Xasthur pioneered the hipster invasion, because they made more linear versions of ambient black metal "Linear" is a terrible choice of word to describe the music of Xasthur, which is far more concerned with "vertical" depth
Maybe. I was thinking less of the actual melodies and phrase patterns, but something more simple in the matter of overall sound and presentation. Linear means that "what you see is what you get" and it goes through the motions, no part of the package/product being at odds with any other part. There is only one constant mood, which is very unnatural. But hipsters latched on to the idea that raw black metal can be approached as soundscape music, as blissful static drones and anti-structural modern art, particularly when musicians such as Thurston Moore of Sonic Youth and Stephen O'Malley of SUNN O))) quoted black metal as an inspiration. We are talking about an audience that would not be very much interested in Burzum's methods of conjoining Destruction riffs with Schulze's kosmische rock, Demilich's obtuse fusion or Immortal's polyrhythmic Morbid-Angel-clashes-with-Imperial-March-theme holocaust metal, not to mention more traditional forms of metal. Indie/weird music fans are often not fans of music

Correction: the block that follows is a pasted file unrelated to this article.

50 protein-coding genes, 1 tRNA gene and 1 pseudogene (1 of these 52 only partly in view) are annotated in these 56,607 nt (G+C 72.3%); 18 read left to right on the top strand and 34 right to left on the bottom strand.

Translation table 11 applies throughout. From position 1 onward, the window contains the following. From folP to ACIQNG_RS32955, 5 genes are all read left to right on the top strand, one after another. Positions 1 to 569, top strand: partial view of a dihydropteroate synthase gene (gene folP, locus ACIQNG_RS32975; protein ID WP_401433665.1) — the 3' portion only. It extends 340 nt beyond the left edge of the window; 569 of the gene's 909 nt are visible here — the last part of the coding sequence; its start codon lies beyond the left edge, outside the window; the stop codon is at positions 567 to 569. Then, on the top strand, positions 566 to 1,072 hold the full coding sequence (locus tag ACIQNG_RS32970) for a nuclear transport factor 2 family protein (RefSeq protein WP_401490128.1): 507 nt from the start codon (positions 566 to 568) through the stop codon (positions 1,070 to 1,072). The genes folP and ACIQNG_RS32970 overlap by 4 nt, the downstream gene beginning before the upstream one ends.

at all, the opposite in fact.
Xasthur built all of his work from a passage to similar, monotonous walls of hypnotizing buzz that indeed, are able to conjure reflective depth on occasion through the careful buildups of essentially simple melodies first at odds with each other but eventually resulting in some kind of a cathartic cacophony. Xasthur did
perfect this technique. But it was especially perfect for the minds of the fans of noise, freakout and "obscure shit". Also, because Xasthur's concept was tame and apolitical, it was less problematic to approach it than, say, Les Legions Noires or Blazebirth Hall black metal which otherwise would prove themselves far more "blissful". Xasthur (as Leviathan and Deathspell Omega) probably had good intentions but as fate would have it, they became the poster boys of the "new school".